In December, the Central Idaho Dark Sky Reserve became the first International Dark Sky Reserve in the United States, covering a 1,400-square-mile swath of central Idaho in the Sawtooth Mountains, from Ketchum in Sun Valley to Stanley. The International Dark-Sky Association calls central Idaho “one of the last large ‘pools’ of natural nighttime darkness left in the United States” on its website.
Ketchum and Stanley are both gateways to the reserve. The Sawtooth Botanical Garden in Ketchum and the Stanley Museum both offer periodic astronomy programs. Idaho Conservation League has held overnight treks in the reserve.
This summer, National Geographic and Au Diable Vert Mountain Station, a Dark Sky Preserve in Glen Sutton, Quebec, near the U.S. border, opened Observ-Etoiless, the first open-air augmented reality planetarium. The theatre, with 184 heated seats, plans to operate nine months each year, providing visitors AR headsets featuring digital overlays of 17th-century illustrations that align with the stars and planets overhead.
Walkway Over the Hudson, the bridge-turned-linear-park between Poughkeepsie and Lloyd on either side of the Hudson River in New York state, has added Starwalks this summer, deploying scientists and teachers along the span to talk about special themes, offer nighttime photography tips and staff the telescopes (free).
Gatherings of stargazers abound, from star parties in state parks to weeklong star safaris in Australia. The online magazine AmSky.com lists global cosmic gatherings.
The province of Alberta, Canada, is home to six Dark Sky Preserves. One of the world’s largest, the 4,200-square-mile Jasper Dark Sky Preserve in the Canadian Rockies, offers prime stargazing and Northern Lights watches September to May, including ski season. From Oct 12 to 21, the Jasper Dark Sky Festival will feature astronauts and brothers Scott Kelly and Mark Kelly as speakers, in addition to sessions on night photography, telescope tours and stargazing.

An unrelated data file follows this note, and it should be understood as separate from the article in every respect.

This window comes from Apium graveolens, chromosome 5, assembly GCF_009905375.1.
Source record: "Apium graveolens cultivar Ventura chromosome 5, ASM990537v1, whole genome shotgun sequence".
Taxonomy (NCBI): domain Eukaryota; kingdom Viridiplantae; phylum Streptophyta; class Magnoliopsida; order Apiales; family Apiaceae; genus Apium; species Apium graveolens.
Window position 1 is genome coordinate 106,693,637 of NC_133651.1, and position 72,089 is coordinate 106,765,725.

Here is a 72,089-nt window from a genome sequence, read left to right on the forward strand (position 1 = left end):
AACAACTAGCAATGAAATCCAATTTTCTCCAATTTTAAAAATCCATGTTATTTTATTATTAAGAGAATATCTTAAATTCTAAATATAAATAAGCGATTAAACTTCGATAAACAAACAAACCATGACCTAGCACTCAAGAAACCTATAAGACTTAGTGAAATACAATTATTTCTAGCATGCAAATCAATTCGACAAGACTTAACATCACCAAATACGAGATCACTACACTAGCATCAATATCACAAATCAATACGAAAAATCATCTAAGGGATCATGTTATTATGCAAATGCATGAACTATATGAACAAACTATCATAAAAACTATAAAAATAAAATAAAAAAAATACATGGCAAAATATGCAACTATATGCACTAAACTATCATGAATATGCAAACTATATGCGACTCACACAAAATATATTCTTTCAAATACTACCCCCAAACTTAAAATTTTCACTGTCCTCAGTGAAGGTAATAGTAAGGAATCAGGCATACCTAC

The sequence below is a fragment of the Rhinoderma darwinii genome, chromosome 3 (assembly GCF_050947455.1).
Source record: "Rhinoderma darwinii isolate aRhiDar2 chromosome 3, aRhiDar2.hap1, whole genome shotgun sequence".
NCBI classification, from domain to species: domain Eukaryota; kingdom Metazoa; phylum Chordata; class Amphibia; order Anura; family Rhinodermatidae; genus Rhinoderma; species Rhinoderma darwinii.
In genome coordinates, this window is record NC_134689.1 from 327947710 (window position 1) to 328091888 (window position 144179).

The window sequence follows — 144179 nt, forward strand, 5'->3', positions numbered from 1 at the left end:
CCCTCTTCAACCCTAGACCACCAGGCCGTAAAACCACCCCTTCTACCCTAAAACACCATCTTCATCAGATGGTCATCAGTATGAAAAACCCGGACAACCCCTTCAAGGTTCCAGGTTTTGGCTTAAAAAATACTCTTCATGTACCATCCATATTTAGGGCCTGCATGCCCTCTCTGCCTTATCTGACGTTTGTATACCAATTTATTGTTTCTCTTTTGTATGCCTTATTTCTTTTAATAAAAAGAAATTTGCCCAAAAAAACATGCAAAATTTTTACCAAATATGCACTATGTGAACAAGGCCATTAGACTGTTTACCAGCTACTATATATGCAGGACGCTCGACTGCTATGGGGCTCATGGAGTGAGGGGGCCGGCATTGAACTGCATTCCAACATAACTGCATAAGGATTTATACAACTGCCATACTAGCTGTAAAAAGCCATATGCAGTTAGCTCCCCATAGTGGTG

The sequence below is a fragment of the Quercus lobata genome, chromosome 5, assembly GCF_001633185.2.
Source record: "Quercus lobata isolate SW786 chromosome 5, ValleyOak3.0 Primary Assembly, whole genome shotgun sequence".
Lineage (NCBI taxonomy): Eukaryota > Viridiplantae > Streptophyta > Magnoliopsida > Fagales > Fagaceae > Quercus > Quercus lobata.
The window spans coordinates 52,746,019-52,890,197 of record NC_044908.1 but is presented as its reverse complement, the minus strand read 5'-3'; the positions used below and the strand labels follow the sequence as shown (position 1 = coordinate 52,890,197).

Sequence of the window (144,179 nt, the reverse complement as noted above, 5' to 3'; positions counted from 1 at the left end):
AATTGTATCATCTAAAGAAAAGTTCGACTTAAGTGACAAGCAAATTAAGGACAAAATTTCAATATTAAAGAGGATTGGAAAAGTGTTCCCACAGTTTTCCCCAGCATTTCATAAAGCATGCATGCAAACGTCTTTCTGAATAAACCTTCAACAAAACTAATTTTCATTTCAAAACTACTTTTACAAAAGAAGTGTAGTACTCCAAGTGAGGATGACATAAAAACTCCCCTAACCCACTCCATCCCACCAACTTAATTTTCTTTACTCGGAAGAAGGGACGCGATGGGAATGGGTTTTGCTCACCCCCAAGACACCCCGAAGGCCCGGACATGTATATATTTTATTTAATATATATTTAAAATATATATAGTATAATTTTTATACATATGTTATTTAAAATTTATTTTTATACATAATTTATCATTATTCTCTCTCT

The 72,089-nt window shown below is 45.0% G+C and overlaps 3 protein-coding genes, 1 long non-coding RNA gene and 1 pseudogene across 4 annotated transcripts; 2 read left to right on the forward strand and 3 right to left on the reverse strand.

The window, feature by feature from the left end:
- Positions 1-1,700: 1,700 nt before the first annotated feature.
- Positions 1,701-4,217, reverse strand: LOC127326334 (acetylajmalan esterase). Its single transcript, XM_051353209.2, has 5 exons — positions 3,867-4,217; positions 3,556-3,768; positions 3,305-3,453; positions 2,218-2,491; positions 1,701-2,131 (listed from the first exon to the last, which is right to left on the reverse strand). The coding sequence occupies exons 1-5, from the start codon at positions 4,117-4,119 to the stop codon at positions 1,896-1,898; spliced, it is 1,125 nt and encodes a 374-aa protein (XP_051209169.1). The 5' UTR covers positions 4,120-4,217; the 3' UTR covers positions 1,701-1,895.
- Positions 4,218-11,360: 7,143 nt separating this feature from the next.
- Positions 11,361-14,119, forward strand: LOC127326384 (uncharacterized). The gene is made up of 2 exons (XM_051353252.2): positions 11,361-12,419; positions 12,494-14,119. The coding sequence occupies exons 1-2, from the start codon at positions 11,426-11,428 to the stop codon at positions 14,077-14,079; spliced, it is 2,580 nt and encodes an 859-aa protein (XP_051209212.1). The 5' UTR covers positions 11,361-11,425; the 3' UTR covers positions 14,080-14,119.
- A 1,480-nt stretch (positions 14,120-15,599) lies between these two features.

For those seeking to take better photos of the night sky, the fourth annual Astrophotography Conference at the Adirondack Public Observatory in Tupper Lake, New York, Oct 11 to 14, will focus on dark sky photography workshops.
As the region explores becoming dark-sky certified, Manning Park Resort in eastern British Columbia’s Manning Provincial Park will hold its first Astronomy Weekend, Oct 12 to 14, featuring astronomers, sessions for children and more advanced scientific talks.
Resorts like the Hyatt Regency Maui Resort and Spa in Hawaii, with three high-powered telescopes on its roof capable of spotting 80 constellations, and Primland in Virginia’s Blue Ridge Mountains, home to its own observatory, have set a high bar for casual astronomy. But even the less equipped are bringing science to night life.
In Mexico, the Four Seasons Punta Mita has recently begun offering complimentary stargazing on its driving range where a guide uses a laser to point out stars and constellations overhead. Private stargazing tours may take place at the beach and include wine and cheese.
Guests of Westin Grand Cayman Seven Mile Beach Resort & Spa in the Caribbean can reserve an oceanfront beach cabana at night in a stargazing upgrade that includes a private fire pit with s’more fixings, telescope, night sky map and dinner.
In Sedona, Arizona, L’Auberge de Sedona Resort & Spa has added complimentary “star bathing,” an adaptation of forest bathing, the Japanese concept of meditation in nature. The guided nighttime version has participants appreciate all that is around them, as well as twinkling overhead.
By Elaine Glusac © 2018 The New York Times